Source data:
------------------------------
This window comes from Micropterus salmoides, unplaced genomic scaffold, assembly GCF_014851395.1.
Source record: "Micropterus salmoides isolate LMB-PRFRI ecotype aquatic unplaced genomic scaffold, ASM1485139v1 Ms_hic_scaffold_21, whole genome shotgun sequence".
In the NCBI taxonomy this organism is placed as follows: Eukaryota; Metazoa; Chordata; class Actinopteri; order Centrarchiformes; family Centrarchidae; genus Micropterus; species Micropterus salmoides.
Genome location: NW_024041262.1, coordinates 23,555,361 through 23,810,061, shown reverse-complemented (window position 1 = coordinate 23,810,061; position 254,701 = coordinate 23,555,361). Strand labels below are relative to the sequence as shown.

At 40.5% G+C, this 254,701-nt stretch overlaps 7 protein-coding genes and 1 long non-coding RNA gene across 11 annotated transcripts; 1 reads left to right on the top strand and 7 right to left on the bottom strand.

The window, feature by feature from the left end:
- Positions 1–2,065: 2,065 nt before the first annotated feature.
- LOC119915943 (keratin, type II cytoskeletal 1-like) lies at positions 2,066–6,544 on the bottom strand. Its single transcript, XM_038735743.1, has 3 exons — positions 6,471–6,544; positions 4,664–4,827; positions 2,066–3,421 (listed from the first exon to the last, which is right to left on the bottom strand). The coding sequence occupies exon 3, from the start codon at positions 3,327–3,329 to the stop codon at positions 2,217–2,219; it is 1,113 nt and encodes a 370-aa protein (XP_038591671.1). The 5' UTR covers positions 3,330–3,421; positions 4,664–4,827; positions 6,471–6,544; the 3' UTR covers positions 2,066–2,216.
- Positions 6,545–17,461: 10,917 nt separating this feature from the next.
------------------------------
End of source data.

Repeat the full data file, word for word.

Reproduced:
This window comes from Micropterus salmoides, unplaced genomic scaffold, assembly GCF_014851395.1.
Source record: "Micropterus salmoides isolate LMB-PRFRI ecotype aquatic unplaced genomic scaffold, ASM1485139v1 Ms_hic_scaffold_21, whole genome shotgun sequence".
In the NCBI taxonomy this organism is placed as follows: Eukaryota; Metazoa; Chordata; class Actinopteri; order Centrarchiformes; family Centrarchidae; genus Micropterus; species Micropterus salmoides.
Genome location: NW_024041262.1, coordinates 23,555,361 through 23,810,061, shown reverse-complemented (window position 1 = coordinate 23,810,061; position 254,701 = coordinate 23,555,361). Strand labels below are relative to the sequence as shown.

At 40.5% G+C, this 254,701-nt stretch overlaps 7 protein-coding genes and 1 long non-coding RNA gene across 11 annotated transcripts; 1 reads left to right on the top strand and 7 right to left on the bottom strand.

The window, feature by feature from the left end:
- Positions 1–2,065: 2,065 nt before the first annotated feature.
- LOC119915943 (keratin, type II cytoskeletal 1-like) lies at positions 2,066–6,544 on the bottom strand. Its single transcript, XM_038735743.1, has 3 exons — positions 6,471–6,544; positions 4,664–4,827; positions 2,066–3,421 (listed from the first exon to the last, which is right to left on the bottom strand). The coding sequence occupies exon 3, from the start codon at positions 3,327–3,329 to the stop codon at positions 2,217–2,219; it is 1,113 nt and encodes a 370-aa protein (XP_038591671.1). The 5' UTR covers positions 3,330–3,421; positions 4,664–4,827; positions 6,471–6,544; the 3' UTR covers positions 2,066–2,216.
- Positions 6,545–17,461: 10,917 nt separating this feature from the next.